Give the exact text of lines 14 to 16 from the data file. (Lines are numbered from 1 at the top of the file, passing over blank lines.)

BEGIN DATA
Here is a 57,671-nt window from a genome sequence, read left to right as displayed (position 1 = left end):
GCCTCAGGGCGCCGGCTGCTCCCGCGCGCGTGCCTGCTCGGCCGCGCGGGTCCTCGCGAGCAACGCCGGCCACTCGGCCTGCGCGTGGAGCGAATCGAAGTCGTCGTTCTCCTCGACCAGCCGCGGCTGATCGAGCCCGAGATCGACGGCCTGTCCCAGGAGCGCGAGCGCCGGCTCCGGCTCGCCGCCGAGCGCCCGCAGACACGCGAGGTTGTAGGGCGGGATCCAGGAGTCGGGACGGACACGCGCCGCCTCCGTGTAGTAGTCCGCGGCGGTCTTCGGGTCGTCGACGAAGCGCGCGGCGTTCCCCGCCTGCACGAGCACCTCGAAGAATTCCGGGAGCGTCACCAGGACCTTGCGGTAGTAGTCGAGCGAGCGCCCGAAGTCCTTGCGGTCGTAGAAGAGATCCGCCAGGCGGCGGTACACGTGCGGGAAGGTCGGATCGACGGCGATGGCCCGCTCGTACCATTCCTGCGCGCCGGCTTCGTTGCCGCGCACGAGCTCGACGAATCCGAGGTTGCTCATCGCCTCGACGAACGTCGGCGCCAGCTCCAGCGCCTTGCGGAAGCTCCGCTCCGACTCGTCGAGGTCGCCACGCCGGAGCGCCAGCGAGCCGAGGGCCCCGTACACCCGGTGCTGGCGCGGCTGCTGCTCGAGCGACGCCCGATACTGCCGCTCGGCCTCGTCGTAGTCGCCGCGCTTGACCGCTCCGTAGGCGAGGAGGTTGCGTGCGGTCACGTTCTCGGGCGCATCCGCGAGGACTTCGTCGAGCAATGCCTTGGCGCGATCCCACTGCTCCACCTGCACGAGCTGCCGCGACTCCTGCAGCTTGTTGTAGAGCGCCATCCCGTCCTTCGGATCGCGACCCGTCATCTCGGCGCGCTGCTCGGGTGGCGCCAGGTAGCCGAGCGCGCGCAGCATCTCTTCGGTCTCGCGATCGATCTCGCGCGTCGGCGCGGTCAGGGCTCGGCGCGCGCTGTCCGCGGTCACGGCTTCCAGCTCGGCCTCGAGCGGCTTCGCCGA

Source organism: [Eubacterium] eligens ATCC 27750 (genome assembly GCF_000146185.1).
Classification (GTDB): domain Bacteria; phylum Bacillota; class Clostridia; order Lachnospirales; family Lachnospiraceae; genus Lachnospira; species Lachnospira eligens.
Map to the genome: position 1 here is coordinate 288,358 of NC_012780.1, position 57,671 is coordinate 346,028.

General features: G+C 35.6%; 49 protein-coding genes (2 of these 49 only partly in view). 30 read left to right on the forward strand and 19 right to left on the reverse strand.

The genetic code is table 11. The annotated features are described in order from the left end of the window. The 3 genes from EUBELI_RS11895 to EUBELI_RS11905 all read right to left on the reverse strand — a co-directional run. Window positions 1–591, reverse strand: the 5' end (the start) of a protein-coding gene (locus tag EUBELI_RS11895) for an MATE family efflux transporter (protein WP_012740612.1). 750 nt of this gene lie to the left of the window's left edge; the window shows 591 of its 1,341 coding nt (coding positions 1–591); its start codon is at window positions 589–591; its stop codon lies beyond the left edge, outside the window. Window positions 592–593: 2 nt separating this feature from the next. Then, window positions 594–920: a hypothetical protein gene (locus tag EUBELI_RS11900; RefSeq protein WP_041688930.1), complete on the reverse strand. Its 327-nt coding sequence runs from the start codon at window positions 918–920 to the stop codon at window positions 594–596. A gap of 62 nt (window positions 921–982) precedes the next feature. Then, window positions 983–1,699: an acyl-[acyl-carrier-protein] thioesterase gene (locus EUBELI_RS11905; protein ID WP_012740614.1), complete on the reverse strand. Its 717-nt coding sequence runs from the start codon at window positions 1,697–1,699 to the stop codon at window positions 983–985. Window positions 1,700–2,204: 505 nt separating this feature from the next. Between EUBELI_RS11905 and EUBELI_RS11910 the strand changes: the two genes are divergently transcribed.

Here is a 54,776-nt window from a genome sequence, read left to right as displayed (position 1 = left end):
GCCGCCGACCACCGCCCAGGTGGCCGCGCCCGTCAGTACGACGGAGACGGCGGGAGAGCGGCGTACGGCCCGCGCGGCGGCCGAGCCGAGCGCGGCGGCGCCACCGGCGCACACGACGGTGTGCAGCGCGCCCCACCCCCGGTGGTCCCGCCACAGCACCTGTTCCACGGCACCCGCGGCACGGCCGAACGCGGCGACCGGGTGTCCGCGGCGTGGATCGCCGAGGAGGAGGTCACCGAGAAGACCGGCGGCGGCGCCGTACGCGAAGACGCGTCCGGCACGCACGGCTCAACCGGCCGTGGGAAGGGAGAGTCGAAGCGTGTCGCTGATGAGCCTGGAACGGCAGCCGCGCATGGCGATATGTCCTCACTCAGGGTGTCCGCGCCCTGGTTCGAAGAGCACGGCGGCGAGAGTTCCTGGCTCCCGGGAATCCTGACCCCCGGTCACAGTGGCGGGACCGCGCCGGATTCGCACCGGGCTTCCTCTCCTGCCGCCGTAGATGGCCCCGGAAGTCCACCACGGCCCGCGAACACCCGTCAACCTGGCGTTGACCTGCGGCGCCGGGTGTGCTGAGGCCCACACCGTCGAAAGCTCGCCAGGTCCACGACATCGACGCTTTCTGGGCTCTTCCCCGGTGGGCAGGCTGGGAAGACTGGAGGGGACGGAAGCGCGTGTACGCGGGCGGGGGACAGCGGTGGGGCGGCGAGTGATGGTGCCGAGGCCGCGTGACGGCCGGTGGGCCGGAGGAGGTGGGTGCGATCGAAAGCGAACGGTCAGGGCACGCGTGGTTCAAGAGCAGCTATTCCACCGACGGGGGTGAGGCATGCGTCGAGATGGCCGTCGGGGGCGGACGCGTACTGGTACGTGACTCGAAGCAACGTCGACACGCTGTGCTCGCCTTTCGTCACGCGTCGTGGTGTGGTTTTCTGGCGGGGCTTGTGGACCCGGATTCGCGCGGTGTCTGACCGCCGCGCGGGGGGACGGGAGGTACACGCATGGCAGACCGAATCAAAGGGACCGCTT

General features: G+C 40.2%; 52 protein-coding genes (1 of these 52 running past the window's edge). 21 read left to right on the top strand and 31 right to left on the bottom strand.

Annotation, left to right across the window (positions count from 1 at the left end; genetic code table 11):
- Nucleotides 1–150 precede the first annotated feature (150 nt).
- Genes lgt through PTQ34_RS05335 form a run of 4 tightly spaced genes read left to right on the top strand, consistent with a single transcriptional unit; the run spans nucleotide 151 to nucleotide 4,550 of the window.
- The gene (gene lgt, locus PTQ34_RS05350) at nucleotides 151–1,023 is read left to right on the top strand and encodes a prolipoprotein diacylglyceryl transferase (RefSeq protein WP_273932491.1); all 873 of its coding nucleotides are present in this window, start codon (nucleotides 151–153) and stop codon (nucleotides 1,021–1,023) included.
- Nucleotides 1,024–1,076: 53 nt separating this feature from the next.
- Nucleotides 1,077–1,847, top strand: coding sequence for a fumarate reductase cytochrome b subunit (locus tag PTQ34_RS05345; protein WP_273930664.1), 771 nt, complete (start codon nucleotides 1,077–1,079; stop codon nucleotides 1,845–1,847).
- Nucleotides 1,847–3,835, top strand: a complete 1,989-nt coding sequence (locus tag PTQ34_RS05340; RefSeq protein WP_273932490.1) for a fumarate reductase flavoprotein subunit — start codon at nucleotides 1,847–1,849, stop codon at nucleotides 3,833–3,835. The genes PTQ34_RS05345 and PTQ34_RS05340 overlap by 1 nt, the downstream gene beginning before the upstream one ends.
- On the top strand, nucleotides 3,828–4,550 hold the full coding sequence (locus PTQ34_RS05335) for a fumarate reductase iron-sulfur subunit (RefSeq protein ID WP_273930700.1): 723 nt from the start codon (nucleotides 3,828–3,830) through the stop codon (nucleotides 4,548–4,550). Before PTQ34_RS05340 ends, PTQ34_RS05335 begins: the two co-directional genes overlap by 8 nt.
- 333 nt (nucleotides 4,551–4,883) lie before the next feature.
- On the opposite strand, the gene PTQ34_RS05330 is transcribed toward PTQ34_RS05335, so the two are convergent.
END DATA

- The gene (gene lgt, locus PTQ34_RS05350) at nucleotides 151–1,023 is read left to right on the top strand and encodes a prolipoprotein diacylglyceryl transferase (RefSeq protein WP_273932491.1); all 873 of its coding nucleotides are present in this window, start codon (nucleotides 151–153) and stop codon (nucleotides 1,021–1,023) included.
- Nucleotides 1,024–1,076: 53 nt separating this feature from the next.
- Nucleotides 1,077–1,847, top strand: coding sequence for a fumarate reductase cytochrome b subunit (locus tag PTQ34_RS05345; protein WP_273930664.1), 771 nt, complete (start codon nucleotides 1,077–1,079; stop codon nucleotides 1,845–1,847).